There is a problem with this, but possibly not the most obvious one:
An armed officer assigned to the Florida school where a gunman killed 17 people last week stood outside the building during the shooting and did not intervene, the local sheriff says.
Deputy Scot Peterson has resigned after being suspended, Broward County Sheriff Scott Israel said.
“I am devastated. Sick to my stomach. He never went in,” Sheriff Israel said.
On the face of it, the officer should have gone in and tackled the shooter, as he ought to have been trained to do. The possibility of coming up against armed criminals is why they’re given guns after all, and considering an unarmed ROCT cadet of 15 years of age sacrificed himself to save his fellow pupils, it’s pretty poor that this policemen stood outside and did nothing. Worse, he allowed the gunman to leave the building, thus endangering more lives.
Sheriff Israel said Mr Peterson was on campus, armed and in uniform when the shooting at the Marjory Stoneman Douglas High School campus in Parkland began.
He said video footage showed Mr Peterson arriving at the building where the shooting was taking place about 90 seconds after the first shots were fired and that he remained outside for about four minutes. The attack lasted six minutes, Sheriff Israel said.
Asked what Mr Peterson should have done, Sheriff Israel said: “Went in, addressed the killer, killed the killer.”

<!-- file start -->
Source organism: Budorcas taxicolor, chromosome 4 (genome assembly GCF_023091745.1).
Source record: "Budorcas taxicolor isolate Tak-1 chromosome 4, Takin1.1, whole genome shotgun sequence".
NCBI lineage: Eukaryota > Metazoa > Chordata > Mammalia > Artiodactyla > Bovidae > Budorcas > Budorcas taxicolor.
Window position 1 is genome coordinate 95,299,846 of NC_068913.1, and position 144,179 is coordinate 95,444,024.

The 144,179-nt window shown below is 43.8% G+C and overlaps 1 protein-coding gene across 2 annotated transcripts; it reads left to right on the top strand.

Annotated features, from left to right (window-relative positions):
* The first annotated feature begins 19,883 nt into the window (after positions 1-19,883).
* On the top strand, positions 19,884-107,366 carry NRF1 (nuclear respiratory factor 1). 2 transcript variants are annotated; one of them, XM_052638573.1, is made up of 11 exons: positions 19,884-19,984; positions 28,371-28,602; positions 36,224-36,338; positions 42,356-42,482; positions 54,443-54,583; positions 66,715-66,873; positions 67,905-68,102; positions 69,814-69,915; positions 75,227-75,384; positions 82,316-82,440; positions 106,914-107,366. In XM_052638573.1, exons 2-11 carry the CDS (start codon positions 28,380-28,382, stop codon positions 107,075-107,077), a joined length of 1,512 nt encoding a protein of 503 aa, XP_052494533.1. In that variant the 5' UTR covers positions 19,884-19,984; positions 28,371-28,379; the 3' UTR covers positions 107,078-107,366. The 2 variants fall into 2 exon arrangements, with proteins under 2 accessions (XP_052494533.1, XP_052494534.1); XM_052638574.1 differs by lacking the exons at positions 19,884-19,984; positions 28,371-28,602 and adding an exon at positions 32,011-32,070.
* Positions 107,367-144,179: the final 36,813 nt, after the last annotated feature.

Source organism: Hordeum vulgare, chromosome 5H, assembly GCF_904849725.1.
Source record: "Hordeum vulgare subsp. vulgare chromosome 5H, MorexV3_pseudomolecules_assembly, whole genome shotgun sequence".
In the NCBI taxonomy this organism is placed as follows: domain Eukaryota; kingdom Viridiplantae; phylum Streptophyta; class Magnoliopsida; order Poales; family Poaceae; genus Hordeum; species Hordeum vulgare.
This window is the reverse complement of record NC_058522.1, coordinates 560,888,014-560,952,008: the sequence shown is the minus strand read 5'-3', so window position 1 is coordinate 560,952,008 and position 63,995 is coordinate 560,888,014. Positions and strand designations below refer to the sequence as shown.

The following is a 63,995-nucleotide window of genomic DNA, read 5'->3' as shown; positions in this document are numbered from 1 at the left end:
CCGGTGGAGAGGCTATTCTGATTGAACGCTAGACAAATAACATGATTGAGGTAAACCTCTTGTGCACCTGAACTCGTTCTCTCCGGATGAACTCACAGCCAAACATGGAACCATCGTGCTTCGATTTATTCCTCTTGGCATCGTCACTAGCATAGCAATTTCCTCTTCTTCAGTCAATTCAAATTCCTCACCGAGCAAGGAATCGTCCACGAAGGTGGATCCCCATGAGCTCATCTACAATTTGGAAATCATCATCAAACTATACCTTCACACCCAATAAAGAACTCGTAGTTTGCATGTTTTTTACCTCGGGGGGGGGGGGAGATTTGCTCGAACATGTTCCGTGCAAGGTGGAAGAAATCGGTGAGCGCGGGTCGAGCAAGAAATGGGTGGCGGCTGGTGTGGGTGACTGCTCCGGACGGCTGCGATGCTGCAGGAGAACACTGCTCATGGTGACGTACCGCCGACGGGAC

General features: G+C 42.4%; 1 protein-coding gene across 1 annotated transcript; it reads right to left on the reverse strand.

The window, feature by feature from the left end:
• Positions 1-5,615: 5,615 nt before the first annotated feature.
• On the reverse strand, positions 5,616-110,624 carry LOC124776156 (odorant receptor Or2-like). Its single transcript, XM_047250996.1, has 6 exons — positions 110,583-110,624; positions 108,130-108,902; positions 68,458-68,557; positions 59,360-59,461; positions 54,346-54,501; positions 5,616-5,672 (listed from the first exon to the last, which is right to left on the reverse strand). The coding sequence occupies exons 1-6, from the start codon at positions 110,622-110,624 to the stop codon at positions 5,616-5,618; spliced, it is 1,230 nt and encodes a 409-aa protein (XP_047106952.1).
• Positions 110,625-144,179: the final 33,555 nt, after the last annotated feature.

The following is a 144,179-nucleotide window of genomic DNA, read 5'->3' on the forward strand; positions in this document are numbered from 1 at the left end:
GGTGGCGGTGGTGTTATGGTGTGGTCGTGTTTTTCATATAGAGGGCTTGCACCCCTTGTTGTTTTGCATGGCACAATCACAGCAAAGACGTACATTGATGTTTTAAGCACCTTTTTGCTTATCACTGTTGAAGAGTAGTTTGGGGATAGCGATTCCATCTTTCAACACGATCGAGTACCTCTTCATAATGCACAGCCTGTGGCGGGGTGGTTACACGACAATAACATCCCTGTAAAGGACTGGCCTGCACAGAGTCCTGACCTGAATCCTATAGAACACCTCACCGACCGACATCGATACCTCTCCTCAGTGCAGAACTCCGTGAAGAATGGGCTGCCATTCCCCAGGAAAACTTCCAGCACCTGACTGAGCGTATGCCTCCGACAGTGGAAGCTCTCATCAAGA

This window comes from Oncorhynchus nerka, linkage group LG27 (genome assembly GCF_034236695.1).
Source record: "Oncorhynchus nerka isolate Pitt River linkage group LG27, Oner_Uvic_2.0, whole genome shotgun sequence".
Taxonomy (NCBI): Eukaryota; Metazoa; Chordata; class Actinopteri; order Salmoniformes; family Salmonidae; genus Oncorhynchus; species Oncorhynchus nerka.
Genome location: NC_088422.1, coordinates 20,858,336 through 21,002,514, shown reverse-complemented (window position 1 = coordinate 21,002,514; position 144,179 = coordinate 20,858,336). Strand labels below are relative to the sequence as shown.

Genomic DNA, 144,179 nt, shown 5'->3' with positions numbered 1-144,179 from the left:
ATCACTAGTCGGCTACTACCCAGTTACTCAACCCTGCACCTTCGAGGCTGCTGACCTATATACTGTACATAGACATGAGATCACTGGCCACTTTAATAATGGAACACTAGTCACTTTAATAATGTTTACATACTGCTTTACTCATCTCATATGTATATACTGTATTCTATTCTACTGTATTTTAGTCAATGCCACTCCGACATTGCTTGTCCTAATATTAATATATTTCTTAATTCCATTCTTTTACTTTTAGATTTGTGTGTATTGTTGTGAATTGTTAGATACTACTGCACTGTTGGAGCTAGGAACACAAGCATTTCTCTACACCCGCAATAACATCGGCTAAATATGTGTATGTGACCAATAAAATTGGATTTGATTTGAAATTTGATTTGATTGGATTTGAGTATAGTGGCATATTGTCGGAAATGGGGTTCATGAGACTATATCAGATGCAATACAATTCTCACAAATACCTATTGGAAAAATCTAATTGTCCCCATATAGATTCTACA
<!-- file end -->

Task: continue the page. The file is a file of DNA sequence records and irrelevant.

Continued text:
Mr Peterson is yet to publicly comment on what happened. Sheriff Israel said he had not given a reason for why he did not go into the building where the shooter was.
So we can add an ineffective deputy policeman to the litany of FBI and Sheriff’s department screw-ups which led to this incident. But the NRA is to blame really, oh yessir.
However, it has been pointed out on Twitter that policemen are not obliged to put themselves in danger to save others, despite many people understandably thinking they ought to, and it’s what they’re paid for. Personally, I’ll not criticise the individual too harshly. Nobody wants to go and get shot and this chap probably didn’t realise he’d have to face down a lunatic with an AR-15 one day; when the time came, he bottled it. Yes it’s cowardly but it’s also human and understandable. Would I have done things differently? I have no idea and hope I’ll never find out, but physical courage isn’t doled out evenly and some people find out they don’t have it until it’s too late. So yes, let’s beat up on this guy a bit but consider he’ll have to live with the guilt and opprobrium for the rest of his life. If his family don’t have him on suicide watch right now, they’re guilty of negligence.
The wider problem is that there have been several high-profile instances of the police shooting unarmed men recently. Firstly there was this story about a policeman in Arizona shooting an unarmed man who was lying on the floor of a hotel corridor clearly drunk and confused by the conflicting instructions being yelled at him by different officers. The justification for the shooting, heard at the cop’s trial in which he was found not guilty of murder, was that the suspect reached to his waistband and the policeman feared for his life thinking he had a weapon.